Everything revolves around the tides. On a record cold February evening in the late 1970s, as a student at the University of Vermont, my path crossed with a visitor who lived on an island off of the coast of South Carolina. He described the beauty of the place, how his small business was booming, and expressed his wish to open a windsurfing school. Since I knew how to windsurf and a warm island sounded pretty enticing in negative-30-degree weather, by midnight, we’d decided to go into business together.
When the semester ended in May, I loaded six windsurfers and a handful each of excitement and anxiety into my car and ventured into unknown territory, having never traveled south of my Washington D.C. hometown. By the time I hit Coosawhatchie, it was pitch-black, without a single light between I-95 and the open drawbridge onto Hilton Head.
After waiting for the bridge to re-open, I followed my new business partner’s directions to the only traffic light on the island and found his condo in Shipyard. He greeted me at the door with a beer and some news. He’d decided to move to Vermont to live with his girlfriend. “But don’t worry,” he reassured, “I will introduce you to everybody.” We went out that night and indeed met “everybody!”
The following week, I booked my first customer, taking him to the Beach Club to introduce him to the sport of windsurfing. He had a horrible time – cut his knees, got stung by a jellyfish and requested a full refund. I was devastated, but went back to the drawing board, did some research, and found out that the No. 1 key to success for a windsurfing school was location, location, location. This meant somewhere with flat, safe water and consistent winds, and my hunt was on.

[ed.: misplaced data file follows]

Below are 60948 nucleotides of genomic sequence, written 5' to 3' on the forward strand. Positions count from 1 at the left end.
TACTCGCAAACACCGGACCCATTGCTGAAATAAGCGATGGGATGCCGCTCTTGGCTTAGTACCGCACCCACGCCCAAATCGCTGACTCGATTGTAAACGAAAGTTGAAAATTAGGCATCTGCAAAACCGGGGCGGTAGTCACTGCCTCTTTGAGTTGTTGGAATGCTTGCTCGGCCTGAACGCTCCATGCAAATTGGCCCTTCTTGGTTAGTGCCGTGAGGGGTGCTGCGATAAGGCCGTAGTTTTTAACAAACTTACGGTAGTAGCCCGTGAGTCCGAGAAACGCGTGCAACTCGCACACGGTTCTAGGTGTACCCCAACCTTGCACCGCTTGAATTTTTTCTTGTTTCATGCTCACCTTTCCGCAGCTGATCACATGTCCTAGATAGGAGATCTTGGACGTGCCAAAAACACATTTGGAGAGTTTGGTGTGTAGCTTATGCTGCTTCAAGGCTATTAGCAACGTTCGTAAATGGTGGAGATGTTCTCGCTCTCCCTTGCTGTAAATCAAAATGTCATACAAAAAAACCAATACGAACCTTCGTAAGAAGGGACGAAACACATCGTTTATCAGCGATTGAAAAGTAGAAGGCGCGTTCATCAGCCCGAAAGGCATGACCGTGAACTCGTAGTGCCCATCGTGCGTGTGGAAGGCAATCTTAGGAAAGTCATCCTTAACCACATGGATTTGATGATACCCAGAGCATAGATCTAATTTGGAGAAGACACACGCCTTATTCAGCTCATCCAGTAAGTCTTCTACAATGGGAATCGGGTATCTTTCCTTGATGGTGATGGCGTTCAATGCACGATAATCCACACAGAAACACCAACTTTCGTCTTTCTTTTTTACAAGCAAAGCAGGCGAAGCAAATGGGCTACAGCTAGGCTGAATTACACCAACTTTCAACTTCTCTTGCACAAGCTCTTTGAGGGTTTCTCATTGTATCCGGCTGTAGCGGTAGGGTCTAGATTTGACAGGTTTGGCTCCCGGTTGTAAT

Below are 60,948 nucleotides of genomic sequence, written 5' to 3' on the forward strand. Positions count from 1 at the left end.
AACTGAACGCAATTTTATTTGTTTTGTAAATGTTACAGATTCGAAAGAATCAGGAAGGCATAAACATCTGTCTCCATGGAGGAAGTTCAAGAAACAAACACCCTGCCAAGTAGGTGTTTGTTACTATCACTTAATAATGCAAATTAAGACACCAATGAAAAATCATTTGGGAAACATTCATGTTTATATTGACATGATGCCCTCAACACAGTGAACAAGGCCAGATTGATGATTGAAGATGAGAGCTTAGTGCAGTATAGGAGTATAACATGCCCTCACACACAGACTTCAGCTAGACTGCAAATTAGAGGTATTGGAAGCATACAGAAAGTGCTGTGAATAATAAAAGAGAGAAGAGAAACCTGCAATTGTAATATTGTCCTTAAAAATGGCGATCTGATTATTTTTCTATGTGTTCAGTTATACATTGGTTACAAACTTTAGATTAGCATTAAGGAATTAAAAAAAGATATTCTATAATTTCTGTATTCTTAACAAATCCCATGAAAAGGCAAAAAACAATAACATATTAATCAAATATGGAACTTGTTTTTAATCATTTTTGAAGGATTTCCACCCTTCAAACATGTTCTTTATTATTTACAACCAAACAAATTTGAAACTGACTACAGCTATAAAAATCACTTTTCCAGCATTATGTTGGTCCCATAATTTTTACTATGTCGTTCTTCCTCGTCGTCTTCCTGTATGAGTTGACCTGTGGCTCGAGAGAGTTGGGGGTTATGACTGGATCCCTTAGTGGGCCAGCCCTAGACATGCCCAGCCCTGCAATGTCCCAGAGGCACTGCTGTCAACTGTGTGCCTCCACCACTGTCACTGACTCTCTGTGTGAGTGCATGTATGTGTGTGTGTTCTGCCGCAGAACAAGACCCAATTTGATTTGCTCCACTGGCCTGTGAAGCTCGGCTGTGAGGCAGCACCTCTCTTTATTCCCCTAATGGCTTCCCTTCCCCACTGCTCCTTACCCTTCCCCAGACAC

Eventually, someone recommended that if I wanted great advice on opening a business on Hilton Head, I should speak with Charles Fraser. After a few weeks, I was able to secure a 10-minute appointment with Mr. Fraser. Ten minutes turned into seven hours. He took me all over Sea Pines Plantation, to lunch, to the marsh, and for a sail on his boat, The Compass Rose. At the end of the day, he gave me advice that has guided my experiences, my business, and my life on Hilton Head Island ever since.
“If you wish to be successful with your goals, you must understand that everything in the Lowcountry revolves around one thing – the tides. All of our history, all of our culture, all of our nature, all of our literature revolves and evolves around the tides. If you truly understand this, and if you can connect people to the tides and to the phenomena of this place where man discovers the shore, you will be successful.”
The following week, he set me up with a card table in the back of the South Beach General Store from which to sell windsurfing lessons.
Now, almost 40 years later, I look back on these words and reflect on how appropriate they are to being a local.
From the Native Americans who floated the tides in dugout canoes as they hunted and gathered, to European settlers who were attracted to the large tidal sounds that their galleons could navigate, to planters and farmers who leveraged the tides with rice dikes and cotton and indigo fields, to the Gullah people who made a living harvesting our bounty of seafood, to modern development where homes are situated to take advantage of sea breezes. Throughout history, tides influence how people have moved around and lived on our island.
Much of my time is now spent being a proponent of our island to corporate groups seeking a place to meet. I explain to them that we have great golf, great
food, great meeting spaces, great beaches, great hotels, but those things are not what our island is about. People choose to visit Hilton Head to get
connected to the tides, as so many have before.
Written by Mike Overton and kindly redistributed from LocalLife.